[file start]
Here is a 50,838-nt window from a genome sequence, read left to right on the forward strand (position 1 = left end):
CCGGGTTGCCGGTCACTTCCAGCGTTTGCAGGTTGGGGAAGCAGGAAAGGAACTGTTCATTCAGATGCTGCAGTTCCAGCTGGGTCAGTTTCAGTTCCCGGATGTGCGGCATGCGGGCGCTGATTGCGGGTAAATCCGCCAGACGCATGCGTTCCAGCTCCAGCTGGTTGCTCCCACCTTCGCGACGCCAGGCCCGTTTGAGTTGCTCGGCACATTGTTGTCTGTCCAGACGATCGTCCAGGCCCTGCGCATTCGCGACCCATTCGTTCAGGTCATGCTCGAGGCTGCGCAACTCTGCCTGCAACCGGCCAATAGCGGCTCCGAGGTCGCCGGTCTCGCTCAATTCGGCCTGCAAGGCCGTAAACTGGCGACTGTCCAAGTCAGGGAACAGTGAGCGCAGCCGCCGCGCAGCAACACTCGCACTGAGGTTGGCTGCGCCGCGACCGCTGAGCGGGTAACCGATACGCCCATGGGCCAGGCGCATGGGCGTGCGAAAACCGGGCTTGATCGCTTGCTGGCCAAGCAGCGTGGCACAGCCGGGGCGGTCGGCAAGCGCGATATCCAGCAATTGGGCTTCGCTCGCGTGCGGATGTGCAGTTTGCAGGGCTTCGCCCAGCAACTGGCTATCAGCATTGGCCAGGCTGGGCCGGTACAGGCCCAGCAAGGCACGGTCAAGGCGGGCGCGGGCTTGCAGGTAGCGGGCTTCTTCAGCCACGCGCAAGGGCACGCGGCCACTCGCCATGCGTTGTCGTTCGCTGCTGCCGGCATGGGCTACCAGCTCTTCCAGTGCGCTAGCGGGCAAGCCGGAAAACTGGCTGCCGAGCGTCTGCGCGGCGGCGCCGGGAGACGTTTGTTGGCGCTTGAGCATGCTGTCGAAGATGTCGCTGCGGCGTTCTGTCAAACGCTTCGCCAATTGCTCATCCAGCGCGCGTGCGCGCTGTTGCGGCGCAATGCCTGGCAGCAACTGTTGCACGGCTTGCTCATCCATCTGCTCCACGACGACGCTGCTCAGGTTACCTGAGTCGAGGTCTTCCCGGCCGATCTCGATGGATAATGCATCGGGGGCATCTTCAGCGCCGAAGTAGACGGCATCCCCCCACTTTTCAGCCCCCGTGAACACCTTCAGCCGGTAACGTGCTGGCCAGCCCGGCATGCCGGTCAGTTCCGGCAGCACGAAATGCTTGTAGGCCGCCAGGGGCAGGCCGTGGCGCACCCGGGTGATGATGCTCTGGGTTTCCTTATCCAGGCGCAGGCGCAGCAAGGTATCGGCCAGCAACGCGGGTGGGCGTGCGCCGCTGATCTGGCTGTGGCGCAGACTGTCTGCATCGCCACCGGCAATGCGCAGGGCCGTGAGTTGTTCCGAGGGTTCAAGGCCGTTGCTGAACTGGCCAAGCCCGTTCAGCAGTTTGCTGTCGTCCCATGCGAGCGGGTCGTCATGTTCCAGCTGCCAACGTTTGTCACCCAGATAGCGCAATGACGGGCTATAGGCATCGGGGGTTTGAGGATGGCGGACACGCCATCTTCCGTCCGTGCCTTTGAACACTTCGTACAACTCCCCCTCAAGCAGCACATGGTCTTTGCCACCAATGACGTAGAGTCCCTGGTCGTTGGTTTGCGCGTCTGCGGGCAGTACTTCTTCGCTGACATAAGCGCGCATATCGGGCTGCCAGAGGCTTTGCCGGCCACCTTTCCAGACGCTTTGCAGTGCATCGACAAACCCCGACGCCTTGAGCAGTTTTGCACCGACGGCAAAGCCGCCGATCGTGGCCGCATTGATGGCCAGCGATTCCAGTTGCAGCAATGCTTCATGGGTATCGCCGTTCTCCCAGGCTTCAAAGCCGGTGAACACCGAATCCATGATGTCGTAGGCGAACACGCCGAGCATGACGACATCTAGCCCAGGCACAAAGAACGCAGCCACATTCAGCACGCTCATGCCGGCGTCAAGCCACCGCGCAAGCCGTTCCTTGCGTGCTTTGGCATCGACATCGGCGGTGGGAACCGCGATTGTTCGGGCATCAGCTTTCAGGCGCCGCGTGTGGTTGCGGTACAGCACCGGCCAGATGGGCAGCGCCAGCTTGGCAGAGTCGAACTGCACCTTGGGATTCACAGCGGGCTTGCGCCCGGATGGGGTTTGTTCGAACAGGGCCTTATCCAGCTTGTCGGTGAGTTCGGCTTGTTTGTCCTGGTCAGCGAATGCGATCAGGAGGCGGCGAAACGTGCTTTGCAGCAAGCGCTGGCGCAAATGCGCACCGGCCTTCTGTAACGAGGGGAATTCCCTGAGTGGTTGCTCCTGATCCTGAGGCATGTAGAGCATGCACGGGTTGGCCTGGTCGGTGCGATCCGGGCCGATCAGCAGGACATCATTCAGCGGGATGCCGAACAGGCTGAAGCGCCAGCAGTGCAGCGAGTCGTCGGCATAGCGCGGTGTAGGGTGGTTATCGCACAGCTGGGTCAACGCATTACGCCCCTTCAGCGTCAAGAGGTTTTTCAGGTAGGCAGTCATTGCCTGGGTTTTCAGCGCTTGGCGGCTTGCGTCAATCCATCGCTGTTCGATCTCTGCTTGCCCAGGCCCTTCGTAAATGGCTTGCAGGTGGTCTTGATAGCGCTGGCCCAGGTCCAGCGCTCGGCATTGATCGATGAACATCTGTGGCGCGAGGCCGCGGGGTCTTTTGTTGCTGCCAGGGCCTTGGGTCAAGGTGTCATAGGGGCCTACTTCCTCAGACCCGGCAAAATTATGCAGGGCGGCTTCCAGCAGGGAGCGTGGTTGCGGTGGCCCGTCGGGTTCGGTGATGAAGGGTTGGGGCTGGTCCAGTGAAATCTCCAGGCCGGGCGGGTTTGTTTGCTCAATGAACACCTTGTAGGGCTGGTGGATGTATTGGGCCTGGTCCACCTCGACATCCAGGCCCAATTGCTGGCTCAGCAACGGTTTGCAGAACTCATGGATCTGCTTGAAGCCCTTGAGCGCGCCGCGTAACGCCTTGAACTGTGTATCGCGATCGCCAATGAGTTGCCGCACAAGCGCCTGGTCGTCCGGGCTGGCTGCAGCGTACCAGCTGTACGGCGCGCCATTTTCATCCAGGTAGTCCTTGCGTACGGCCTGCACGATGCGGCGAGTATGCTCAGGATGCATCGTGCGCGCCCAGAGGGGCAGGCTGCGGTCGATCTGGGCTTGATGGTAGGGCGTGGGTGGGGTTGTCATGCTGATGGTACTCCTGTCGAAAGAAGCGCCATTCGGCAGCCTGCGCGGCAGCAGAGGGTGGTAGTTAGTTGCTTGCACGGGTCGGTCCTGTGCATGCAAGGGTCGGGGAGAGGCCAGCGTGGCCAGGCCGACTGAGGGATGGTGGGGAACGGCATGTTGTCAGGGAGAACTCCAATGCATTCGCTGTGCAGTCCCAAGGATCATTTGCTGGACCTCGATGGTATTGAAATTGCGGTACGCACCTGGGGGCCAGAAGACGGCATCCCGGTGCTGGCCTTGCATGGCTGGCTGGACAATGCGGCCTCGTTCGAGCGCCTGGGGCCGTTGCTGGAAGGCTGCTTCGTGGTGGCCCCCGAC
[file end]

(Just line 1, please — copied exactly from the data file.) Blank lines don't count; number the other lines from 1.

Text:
Here is a 50,838-nt window from a genome sequence, read left to right on the forward strand (position 1 = left end):